- Impact of the current shut down and timing and pacing of the ramp back up
- Proof of stabilization of revenues, margins, backlog, or other relevant measures
- Sector and geographic-specific dynamics
- Ability to finance working capital growth in the face of fully drawn revolvers and stretched payables
- Impact on growth from ongoing social distancing measures and restrictions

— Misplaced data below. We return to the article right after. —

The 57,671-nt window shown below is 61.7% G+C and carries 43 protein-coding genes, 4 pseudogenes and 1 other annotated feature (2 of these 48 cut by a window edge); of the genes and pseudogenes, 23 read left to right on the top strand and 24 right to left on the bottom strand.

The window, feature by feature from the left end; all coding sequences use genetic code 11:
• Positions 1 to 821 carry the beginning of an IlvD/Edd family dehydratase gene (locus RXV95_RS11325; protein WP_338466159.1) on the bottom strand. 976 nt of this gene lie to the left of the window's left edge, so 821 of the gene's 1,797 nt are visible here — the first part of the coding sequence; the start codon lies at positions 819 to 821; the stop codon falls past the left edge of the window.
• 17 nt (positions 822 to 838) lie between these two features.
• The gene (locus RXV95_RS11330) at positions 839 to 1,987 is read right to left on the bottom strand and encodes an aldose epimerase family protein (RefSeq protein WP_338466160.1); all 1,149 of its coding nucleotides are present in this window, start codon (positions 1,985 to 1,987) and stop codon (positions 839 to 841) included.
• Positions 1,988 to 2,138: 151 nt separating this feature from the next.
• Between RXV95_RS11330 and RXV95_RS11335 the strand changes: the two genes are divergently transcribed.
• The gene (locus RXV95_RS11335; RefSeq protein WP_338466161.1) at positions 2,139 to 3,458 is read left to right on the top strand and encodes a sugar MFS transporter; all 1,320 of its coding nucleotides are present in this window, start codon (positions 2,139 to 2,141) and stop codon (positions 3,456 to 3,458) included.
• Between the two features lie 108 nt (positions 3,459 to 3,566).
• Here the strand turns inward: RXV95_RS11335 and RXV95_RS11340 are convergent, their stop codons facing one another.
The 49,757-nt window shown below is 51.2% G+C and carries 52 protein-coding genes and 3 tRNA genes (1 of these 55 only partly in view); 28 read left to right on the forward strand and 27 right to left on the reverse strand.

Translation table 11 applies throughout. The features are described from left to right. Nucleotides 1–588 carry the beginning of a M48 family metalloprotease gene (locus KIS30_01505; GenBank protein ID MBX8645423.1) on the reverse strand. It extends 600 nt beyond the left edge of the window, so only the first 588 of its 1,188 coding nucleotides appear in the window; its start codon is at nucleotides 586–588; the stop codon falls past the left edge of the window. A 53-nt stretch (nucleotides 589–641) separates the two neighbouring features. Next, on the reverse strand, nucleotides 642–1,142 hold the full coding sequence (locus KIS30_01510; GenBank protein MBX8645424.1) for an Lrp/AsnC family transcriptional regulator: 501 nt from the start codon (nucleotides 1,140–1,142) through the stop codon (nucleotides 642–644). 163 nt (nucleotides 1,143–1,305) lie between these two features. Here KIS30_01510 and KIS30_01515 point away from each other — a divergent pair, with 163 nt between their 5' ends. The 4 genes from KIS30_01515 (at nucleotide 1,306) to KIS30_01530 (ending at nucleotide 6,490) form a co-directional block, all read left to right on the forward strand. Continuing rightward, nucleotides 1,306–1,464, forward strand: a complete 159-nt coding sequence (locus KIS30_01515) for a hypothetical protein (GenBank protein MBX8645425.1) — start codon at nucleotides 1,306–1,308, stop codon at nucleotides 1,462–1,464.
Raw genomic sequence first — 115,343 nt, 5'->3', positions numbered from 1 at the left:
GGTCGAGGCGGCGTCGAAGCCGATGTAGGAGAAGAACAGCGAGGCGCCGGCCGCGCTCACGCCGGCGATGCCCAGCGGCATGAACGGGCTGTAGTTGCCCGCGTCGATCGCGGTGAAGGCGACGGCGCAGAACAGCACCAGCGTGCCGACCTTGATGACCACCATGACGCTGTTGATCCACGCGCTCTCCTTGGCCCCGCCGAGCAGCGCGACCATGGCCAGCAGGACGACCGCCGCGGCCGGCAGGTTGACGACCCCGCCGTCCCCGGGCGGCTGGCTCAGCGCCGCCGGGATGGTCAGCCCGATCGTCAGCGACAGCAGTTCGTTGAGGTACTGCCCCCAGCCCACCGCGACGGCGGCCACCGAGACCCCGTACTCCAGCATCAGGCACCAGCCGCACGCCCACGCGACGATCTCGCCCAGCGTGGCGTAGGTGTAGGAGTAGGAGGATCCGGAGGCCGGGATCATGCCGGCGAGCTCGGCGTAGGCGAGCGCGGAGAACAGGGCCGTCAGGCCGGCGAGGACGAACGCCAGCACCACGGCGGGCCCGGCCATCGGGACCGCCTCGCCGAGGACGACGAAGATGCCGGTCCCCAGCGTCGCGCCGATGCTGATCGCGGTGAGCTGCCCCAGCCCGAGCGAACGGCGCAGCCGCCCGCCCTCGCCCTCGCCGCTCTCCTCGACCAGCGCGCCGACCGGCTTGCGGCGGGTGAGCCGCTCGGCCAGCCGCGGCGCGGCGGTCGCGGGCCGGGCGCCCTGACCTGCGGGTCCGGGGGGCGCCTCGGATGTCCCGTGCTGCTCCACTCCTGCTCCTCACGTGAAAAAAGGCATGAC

- Costs for incremental cleaning and sanitation protocols mandated by state governments
- The impact of, and plans to manage, potential future shutdowns
As deal flow picks back up, we expect financial projections presented to buyers and lenders will face additional scrutiny. The typical growth, base, and downside cases will likely be augmented with additional analyses that reflect this new environment. However, we expect owners and management teams who can credibly present their business through this new lens will benefit from increasingly pent up demand from buyers and lenders.